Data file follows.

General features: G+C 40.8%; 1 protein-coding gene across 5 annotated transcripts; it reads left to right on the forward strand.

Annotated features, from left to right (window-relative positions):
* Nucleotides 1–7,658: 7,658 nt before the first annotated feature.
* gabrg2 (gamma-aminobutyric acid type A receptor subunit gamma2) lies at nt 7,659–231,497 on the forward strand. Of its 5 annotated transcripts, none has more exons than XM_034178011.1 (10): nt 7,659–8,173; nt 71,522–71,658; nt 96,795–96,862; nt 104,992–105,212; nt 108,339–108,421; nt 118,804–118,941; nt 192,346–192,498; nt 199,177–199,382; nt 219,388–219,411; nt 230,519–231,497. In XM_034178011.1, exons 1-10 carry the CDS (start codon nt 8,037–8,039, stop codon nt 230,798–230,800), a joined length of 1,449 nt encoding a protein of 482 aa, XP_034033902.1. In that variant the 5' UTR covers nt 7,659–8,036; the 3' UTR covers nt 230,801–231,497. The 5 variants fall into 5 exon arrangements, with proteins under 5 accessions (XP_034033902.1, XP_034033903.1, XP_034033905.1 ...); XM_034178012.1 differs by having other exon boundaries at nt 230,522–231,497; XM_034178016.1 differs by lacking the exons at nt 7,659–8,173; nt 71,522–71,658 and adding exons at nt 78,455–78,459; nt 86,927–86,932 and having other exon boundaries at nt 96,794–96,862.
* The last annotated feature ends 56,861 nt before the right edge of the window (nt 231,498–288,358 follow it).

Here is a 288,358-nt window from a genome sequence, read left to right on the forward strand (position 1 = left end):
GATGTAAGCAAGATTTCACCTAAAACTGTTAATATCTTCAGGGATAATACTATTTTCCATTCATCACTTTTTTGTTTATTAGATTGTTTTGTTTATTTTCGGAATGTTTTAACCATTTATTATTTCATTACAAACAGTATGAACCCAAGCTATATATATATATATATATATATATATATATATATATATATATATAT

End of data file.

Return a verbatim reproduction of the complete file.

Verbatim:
General features: G+C 40.8%; 1 protein-coding gene across 5 annotated transcripts; it reads left to right on the forward strand.

Annotated features, from left to right (window-relative positions):
* Nucleotides 1–7,658: 7,658 nt before the first annotated feature.
* gabrg2 (gamma-aminobutyric acid type A receptor subunit gamma2) lies at nt 7,659–231,497 on the forward strand. Of its 5 annotated transcripts, none has more exons than XM_034178011.1 (10): nt 7,659–8,173; nt 71,522–71,658; nt 96,795–96,862; nt 104,992–105,212; nt 108,339–108,421; nt 118,804–118,941; nt 192,346–192,498; nt 199,177–199,382; nt 219,388–219,411; nt 230,519–231,497. In XM_034178011.1, exons 1-10 carry the CDS (start codon nt 8,037–8,039, stop codon nt 230,798–230,800), a joined length of 1,449 nt encoding a protein of 482 aa, XP_034033902.1. In that variant the 5' UTR covers nt 7,659–8,036; the 3' UTR covers nt 230,801–231,497. The 5 variants fall into 5 exon arrangements, with proteins under 5 accessions (XP_034033902.1, XP_034033903.1, XP_034033905.1 ...); XM_034178012.1 differs by having other exon boundaries at nt 230,522–231,497; XM_034178016.1 differs by lacking the exons at nt 7,659–8,173; nt 71,522–71,658 and adding exons at nt 78,455–78,459; nt 86,927–86,932 and having other exon boundaries at nt 96,794–96,862.
* The last annotated feature ends 56,861 nt before the right edge of the window (nt 231,498–288,358 follow it).

Here is a 288,358-nt window from a genome sequence, read left to right on the forward strand (position 1 = left end):
GATGTAAGCAAGATTTCACCTAAAACTGTTAATATCTTCAGGGATAATACTATTTTCCATTCATCACTTTTTTGTTTATTAGATTGTTTTGTTTATTTTCGGAATGTTTTAACCATTTATTATTTCATTACAAACAGTATGAACCCAAGCTATATATATATATATATATATATATATATATATATATATATATATAT